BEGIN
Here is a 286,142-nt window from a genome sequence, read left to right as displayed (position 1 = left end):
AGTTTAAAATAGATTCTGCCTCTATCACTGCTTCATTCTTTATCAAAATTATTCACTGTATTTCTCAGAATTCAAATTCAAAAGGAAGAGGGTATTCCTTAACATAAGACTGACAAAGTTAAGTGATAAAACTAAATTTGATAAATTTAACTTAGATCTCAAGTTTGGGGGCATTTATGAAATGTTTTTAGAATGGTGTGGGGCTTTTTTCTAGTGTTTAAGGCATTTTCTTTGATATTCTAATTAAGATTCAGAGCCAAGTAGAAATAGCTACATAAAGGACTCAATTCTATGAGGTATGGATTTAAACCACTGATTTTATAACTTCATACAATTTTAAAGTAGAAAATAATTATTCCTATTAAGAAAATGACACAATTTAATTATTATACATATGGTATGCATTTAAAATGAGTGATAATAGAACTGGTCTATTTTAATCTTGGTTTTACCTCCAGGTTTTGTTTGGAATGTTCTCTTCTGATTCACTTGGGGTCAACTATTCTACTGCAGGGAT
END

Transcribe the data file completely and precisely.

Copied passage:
Here is a 286,142-nt window from a genome sequence, read left to right as displayed (position 1 = left end):
AGTTTAAAATAGATTCTGCCTCTATCACTGCTTCATTCTTTATCAAAATTATTCACTGTATTTCTCAGAATTCAAATTCAAAAGGAAGAGGGTATTCCTTAACATAAGACTGACAAAGTTAAGTGATAAAACTAAATTTGATAAATTTAACTTAGATCTCAAGTTTGGGGGCATTTATGAAATGTTTTTAGAATGGTGTGGGGCTTTTTTCTAGTGTTTAAGGCATTTTCTTTGATATTCTAATTAAGATTCAGAGCCAAGTAGAAATAGCTACATAAAGGACTCAATTCTATGAGGTATGGATTTAAACCACTGATTTTATAACTTCATACAATTTTAAAGTAGAAAATAATTATTCCTATTAAGAAAATGACACAATTTAATTATTATACATATGGTATGCATTTAAAATGAGTGATAATAGAACTGGTCTATTTTAATCTTGGTTTTACCTCCAGGTTTTGTTTGGAATGTTCTCTTCTGATTCACTTGGGGTCAACTATTCTACTGCAGGGAT